So I thought this an opportune time to review my “10 Top Reasons It’s Time For You To Get A New Income Tax Preparer,” list. Then, in the next three (3) or four (4) posts, we’ll learn why any of these reasons could definitely cause a great deal less holiday joy for years to come.

Let’s just hope there aren’t too many of you already on a first-name basis with an IRA auditor because of your current tax advisor.

Reason number 10:

You own and live in a two-family home. Your tenant pays you $12,000.00 in annual rent, and you have use of 75% of the house. Your preparer, knowing you need a big refund, depreciates the house at 100% and shows only $6,000.00 in rental income for the entire year on your return.

Reason number 9:

You haven’t been to church, any church, in the last 20 years. Yet each and every year, your preparer says you can claim $10,000. For worshiping at a Church named Church.

Reason number 8:

You receive certified, return receipted correspondence from the IRS. When you show it to your preparer, she smiles and tells you not to worry, they just want to make sure you received your thank you note.

Reason number 7:

You’re a receptionist at a medical center. You earn $30,000 each year. Even though you never leave your desk, wear everyday clothes to work, and haven’t seen the inside of a classroom for 20 years, your preparer gives you generous itemized deductions of $9,000.00 for uniforms, $3,000.00 for educational seminars, and $2,000.00 for business-related travel on a Schedule A. Oh, and he reminds you your twice-monthly hair and nail appointments are deductible too.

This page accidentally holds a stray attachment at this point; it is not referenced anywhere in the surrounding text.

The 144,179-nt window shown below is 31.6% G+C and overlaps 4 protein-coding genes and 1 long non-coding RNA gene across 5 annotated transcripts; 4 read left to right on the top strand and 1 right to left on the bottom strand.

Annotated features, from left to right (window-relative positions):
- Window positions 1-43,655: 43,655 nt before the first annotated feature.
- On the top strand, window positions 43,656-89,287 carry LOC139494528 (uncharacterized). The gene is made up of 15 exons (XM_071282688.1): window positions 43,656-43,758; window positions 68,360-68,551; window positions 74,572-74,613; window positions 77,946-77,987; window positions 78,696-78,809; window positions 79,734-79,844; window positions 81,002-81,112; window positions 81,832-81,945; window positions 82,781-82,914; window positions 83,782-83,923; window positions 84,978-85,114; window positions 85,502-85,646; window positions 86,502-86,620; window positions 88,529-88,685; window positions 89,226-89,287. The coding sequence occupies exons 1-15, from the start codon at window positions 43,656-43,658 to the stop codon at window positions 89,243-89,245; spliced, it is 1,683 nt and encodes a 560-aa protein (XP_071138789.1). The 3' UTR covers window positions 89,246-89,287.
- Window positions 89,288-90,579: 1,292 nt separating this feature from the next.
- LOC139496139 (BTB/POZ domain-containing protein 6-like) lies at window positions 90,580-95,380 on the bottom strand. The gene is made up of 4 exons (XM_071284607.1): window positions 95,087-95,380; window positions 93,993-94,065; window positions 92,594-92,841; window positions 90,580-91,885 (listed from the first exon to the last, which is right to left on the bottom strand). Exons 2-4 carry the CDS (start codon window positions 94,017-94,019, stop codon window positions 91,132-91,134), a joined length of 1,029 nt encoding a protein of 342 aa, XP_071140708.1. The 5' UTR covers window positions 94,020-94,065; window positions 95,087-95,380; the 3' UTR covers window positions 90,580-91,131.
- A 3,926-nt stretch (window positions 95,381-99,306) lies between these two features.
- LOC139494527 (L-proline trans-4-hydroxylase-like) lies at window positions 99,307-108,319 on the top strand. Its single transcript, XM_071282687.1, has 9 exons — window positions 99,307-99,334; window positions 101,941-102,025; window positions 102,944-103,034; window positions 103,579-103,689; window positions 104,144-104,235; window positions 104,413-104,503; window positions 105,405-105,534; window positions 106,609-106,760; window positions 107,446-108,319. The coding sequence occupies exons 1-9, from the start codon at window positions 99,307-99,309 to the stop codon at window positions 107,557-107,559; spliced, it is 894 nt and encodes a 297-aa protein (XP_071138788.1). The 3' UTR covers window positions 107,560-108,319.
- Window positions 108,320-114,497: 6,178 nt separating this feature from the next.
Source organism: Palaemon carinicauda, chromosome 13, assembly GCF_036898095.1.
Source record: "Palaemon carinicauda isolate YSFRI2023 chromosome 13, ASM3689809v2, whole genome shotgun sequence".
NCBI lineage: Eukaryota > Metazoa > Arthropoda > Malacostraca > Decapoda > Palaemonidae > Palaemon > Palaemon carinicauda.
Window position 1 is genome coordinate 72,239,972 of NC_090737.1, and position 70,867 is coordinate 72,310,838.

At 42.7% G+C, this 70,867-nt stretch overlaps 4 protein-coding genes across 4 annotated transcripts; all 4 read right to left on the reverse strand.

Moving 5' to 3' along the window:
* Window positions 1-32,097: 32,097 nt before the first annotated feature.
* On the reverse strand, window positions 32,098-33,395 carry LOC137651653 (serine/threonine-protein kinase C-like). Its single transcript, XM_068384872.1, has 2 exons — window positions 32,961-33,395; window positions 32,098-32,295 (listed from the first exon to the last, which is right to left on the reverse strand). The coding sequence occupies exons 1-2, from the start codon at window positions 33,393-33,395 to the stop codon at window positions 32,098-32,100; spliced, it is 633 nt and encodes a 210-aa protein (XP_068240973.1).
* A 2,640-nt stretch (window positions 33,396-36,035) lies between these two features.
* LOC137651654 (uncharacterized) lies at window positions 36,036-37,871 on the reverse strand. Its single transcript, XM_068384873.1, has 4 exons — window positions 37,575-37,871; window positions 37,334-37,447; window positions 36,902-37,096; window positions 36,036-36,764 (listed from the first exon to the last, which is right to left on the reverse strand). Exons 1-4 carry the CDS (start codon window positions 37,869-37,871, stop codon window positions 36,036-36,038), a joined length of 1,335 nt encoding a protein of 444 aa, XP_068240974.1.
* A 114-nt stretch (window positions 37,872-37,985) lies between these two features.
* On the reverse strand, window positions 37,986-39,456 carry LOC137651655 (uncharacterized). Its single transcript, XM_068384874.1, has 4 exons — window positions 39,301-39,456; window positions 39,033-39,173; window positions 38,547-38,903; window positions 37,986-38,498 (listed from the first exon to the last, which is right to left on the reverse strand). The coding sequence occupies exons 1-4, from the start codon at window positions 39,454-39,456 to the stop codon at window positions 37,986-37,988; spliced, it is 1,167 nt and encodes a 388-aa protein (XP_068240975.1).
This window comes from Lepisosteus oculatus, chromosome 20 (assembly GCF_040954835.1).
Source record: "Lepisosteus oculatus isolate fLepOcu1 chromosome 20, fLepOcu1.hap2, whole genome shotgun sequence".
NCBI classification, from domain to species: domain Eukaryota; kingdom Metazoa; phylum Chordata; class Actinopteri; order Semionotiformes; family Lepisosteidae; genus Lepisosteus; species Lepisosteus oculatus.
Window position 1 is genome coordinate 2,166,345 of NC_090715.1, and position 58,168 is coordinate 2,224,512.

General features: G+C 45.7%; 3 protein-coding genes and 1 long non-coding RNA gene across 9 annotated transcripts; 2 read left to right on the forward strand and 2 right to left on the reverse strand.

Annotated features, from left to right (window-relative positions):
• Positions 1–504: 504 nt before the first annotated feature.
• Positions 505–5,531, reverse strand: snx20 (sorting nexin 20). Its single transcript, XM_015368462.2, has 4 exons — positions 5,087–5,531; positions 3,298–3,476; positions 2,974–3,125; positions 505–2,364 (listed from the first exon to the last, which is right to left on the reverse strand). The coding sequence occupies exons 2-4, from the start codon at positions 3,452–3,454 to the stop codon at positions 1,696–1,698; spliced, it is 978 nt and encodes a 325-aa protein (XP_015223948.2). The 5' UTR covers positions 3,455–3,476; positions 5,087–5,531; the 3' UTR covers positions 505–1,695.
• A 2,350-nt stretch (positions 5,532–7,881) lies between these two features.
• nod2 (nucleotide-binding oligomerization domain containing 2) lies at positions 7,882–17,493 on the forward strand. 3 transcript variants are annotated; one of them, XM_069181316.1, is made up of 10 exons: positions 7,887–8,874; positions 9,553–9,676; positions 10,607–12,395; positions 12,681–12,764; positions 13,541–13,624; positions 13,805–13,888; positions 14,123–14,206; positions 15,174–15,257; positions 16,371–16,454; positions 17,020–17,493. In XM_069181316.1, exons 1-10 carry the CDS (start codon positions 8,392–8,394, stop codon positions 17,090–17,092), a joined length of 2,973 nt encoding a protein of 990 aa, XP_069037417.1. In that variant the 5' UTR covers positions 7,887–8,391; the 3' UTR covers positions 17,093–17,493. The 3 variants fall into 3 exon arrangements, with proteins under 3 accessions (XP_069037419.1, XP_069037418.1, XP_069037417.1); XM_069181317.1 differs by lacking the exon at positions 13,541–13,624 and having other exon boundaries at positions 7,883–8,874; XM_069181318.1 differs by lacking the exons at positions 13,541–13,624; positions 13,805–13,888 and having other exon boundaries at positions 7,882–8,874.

Reason number 6:

Lost your 1099 Int’s and Div’s? “No worries”, says your preparer. “The IRS doesn’t worry about interest or dividends under $75.”

Reason number 5:

Your return shows three (3) brand-new dependents you’ve never met.

Reason number 4:

Your preparer guarantees you everyone qualifies for the Earned Income Tax Credit. “You earned an income last year, didn’t you?”

Reason number 3:

You ask your preparer if they have a PTIN and an NYPTRIN. He tells you he prefers to drive domestic vehicles.

Reason number 2:

Your preparer relocates each year. Luckily you find them. Again. (See Reason number 8, above)

And now the number one reason “Why It’s Time For You To Get A New Income Tax Preparer,” is:

Your preparer assures you he or she, “Knows how to get you the biggest refund you’ve ever received.”

 The next post will deal with reasons one (1) , two (2) and three (3).

Hey, who said we were going in order.

Until next time, start gathering and itemizing those receipts.

Peace and Blessings,

BrooklynCovered